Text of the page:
GoCardless is an example of a Product business model. It provides direct debit service to its clients, who are individuals with bank accounts and companies that want an automated payment method to pull payment directly from their customers’ bank accounts.

Founded in January 2011 by Tom Blomfield, Matt Robinson and Hiroki Takeuchi after meeting at Oxford University, GoCardless entered Y Combinator’s summer cohort in 2011. Shortly thereafter, it secured $1.5 million in investment from Accel Partners and Passion Capital, followed by a $3.3 million funding round in April 2013 from the same funders. In January 2014, it received an additional $7 million from Balderton Capital, and was recently named as one of the UK’s hottest startups by the Gaurdian. As of January 2014, GoCardless handled $200M worth of transactions per year.

GoCardless’ customers are SME’s, multinationals, and individuals who would like to collect payments from customers directly out of customers’ bank accounts.

Learn more about the Product Business Model

A dyadic transactional relationship where your good or service can be designed and delivered without prior interactions with the customer.

Engagement  — Value Creation Proposition
Direct debit payment systems are typically fast and cost effective, and GoCardless charges only 1% of transaction, capped at £2. It automates payments, tracking and reconciliation of payments. The customer can also benefited by no card expiry and no cancellation. GoCardless provides the same standard service to every client. It is a dyadic transactions between two individuals – GoCardless and its clients.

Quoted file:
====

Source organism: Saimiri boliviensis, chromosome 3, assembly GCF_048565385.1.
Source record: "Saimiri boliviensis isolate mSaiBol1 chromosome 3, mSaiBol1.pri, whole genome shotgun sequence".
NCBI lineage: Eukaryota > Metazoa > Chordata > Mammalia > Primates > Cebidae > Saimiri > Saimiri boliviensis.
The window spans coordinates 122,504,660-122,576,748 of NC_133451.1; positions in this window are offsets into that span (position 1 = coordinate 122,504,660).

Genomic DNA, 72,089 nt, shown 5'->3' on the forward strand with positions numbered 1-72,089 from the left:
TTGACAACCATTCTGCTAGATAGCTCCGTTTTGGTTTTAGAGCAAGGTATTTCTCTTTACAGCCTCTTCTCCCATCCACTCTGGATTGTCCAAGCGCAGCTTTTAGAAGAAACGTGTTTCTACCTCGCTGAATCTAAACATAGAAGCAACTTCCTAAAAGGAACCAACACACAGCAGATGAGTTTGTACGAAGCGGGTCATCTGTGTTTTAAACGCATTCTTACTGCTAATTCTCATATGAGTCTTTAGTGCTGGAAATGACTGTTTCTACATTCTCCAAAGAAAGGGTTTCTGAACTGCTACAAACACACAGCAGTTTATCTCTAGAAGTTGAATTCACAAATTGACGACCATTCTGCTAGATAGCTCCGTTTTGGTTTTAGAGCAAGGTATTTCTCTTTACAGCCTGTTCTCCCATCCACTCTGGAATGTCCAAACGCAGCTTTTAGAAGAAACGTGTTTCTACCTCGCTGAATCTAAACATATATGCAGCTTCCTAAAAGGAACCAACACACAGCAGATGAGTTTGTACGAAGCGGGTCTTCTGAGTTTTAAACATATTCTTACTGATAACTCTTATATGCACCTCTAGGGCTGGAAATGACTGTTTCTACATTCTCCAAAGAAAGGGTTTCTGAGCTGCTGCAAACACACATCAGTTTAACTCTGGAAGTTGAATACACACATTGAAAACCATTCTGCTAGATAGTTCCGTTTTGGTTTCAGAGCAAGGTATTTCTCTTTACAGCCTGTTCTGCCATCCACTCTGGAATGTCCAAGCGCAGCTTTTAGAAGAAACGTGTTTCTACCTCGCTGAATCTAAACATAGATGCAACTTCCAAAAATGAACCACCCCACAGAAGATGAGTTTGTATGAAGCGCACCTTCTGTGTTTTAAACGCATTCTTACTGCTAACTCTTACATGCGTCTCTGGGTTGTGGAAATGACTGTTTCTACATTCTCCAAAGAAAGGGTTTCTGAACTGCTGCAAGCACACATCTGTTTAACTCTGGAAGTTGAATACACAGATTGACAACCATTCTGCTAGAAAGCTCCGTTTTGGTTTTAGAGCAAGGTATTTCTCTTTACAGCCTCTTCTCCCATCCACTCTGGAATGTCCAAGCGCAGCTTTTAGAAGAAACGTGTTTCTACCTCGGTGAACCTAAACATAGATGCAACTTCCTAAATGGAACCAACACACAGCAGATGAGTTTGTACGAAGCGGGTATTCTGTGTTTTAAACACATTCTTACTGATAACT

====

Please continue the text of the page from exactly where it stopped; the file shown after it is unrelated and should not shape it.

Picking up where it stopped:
Delivery — Value Chain
GoCardless develops the software in-house, and customers purchase the software from GoCardless’ website. The direct debit software is designed to work alongside the customers’ existing transaction software and bank account management software.

Monetisation — Value Capture
GoCardless collects money from customers with two tiers of pricing. One is standard, charging 1 percent per transaction capped at 2 pounds. The other costs 200 pounds per month.




Disclaimer — Written by Yun Jung and edited by James Knuckles under the direction of Prof Charles Baden-Fuller, Cass Business School. This case is designed to illustrate a business model category. It leverages public sources and is written to further management understanding, and it is not meant to suggest individuals made either correct or incorrect decisions. © 2016 Published 20 April 2016